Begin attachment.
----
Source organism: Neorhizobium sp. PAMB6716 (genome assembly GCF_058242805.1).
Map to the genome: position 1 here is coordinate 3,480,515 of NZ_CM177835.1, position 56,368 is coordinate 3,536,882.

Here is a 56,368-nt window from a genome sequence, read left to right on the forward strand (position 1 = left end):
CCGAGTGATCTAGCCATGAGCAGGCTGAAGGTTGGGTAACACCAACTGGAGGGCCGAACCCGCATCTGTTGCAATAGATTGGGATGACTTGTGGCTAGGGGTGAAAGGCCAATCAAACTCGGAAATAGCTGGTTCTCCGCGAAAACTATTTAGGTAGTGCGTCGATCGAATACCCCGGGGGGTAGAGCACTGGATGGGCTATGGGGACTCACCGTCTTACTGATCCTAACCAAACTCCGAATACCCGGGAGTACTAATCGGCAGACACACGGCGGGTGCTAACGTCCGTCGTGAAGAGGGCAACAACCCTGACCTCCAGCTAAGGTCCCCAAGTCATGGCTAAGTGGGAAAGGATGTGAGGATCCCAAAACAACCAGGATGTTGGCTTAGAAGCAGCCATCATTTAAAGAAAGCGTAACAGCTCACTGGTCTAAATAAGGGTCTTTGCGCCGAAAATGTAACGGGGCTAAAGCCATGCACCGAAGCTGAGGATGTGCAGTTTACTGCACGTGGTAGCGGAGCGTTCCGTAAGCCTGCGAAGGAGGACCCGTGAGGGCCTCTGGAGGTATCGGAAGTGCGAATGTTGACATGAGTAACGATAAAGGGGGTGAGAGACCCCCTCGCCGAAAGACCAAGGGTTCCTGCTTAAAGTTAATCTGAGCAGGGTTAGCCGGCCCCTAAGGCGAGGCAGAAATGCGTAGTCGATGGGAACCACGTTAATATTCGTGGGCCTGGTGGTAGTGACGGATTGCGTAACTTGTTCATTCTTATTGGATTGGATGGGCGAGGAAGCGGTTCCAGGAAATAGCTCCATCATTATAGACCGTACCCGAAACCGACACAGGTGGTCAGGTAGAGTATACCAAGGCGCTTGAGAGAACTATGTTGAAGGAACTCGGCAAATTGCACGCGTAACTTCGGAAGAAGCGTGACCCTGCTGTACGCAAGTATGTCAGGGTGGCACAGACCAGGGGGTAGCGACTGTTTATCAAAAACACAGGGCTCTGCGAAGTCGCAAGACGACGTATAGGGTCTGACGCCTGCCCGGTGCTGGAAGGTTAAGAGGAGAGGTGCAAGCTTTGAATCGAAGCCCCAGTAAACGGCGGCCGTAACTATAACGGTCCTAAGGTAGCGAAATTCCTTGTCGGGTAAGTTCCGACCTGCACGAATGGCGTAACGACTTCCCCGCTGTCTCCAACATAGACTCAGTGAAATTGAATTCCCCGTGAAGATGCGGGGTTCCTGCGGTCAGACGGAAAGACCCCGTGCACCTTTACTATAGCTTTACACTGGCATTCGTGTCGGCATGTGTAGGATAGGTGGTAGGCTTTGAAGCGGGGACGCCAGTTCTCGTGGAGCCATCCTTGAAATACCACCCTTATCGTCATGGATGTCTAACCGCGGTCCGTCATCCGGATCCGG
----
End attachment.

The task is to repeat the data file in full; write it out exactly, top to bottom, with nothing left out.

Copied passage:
Source organism: Neorhizobium sp. PAMB6716 (genome assembly GCF_058242805.1).
Map to the genome: position 1 here is coordinate 3,480,515 of NZ_CM177835.1, position 56,368 is coordinate 3,536,882.

Here is a 56,368-nt window from a genome sequence, read left to right on the forward strand (position 1 = left end):
CCGAGTGATCTAGCCATGAGCAGGCTGAAGGTTGGGTAACACCAACTGGAGGGCCGAACCCGCATCTGTTGCAATAGATTGGGATGACTTGTGGCTAGGGGTGAAAGGCCAATCAAACTCGGAAATAGCTGGTTCTCCGCGAAAACTATTTAGGTAGTGCGTCGATCGAATACCCCGGGGGGTAGAGCACTGGATGGGCTATGGGGACTCACCGTCTTACTGATCCTAACCAAACTCCGAATACCCGGGAGTACTAATCGGCAGACACACGGCGGGTGCTAACGTCCGTCGTGAAGAGGGCAACAACCCTGACCTCCAGCTAAGGTCCCCAAGTCATGGCTAAGTGGGAAAGGATGTGAGGATCCCAAAACAACCAGGATGTTGGCTTAGAAGCAGCCATCATTTAAAGAAAGCGTAACAGCTCACTGGTCTAAATAAGGGTCTTTGCGCCGAAAATGTAACGGGGCTAAAGCCATGCACCGAAGCTGAGGATGTGCAGTTTACTGCACGTGGTAGCGGAGCGTTCCGTAAGCCTGCGAAGGAGGACCCGTGAGGGCCTCTGGAGGTATCGGAAGTGCGAATGTTGACATGAGTAACGATAAAGGGGGTGAGAGACCCCCTCGCCGAAAGACCAAGGGTTCCTGCTTAAAGTTAATCTGAGCAGGGTTAGCCGGCCCCTAAGGCGAGGCAGAAATGCGTAGTCGATGGGAACCACGTTAATATTCGTGGGCCTGGTGGTAGTGACGGATTGCGTAACTTGTTCATTCTTATTGGATTGGATGGGCGAGGAAGCGGTTCCAGGAAATAGCTCCATCATTATAGACCGTACCCGAAACCGACACAGGTGGTCAGGTAGAGTATACCAAGGCGCTTGAGAGAACTATGTTGAAGGAACTCGGCAAATTGCACGCGTAACTTCGGAAGAAGCGTGACCCTGCTGTACGCAAGTATGTCAGGGTGGCACAGACCAGGGGGTAGCGACTGTTTATCAAAAACACAGGGCTCTGCGAAGTCGCAAGACGACGTATAGGGTCTGACGCCTGCCCGGTGCTGGAAGGTTAAGAGGAGAGGTGCAAGCTTTGAATCGAAGCCCCAGTAAACGGCGGCCGTAACTATAACGGTCCTAAGGTAGCGAAATTCCTTGTCGGGTAAGTTCCGACCTGCACGAATGGCGTAACGACTTCCCCGCTGTCTCCAACATAGACTCAGTGAAATTGAATTCCCCGTGAAGATGCGGGGTTCCTGCGGTCAGACGGAAAGACCCCGTGCACCTTTACTATAGCTTTACACTGGCATTCGTGTCGGCATGTGTAGGATAGGTGGTAGGCTTTGAAGCGGGGACGCCAGTTCTCGTGGAGCCATCCTTGAAATACCACCCTTATCGTCATGGATGTCTAACCGCGGTCCGTCATCCGGATCCGG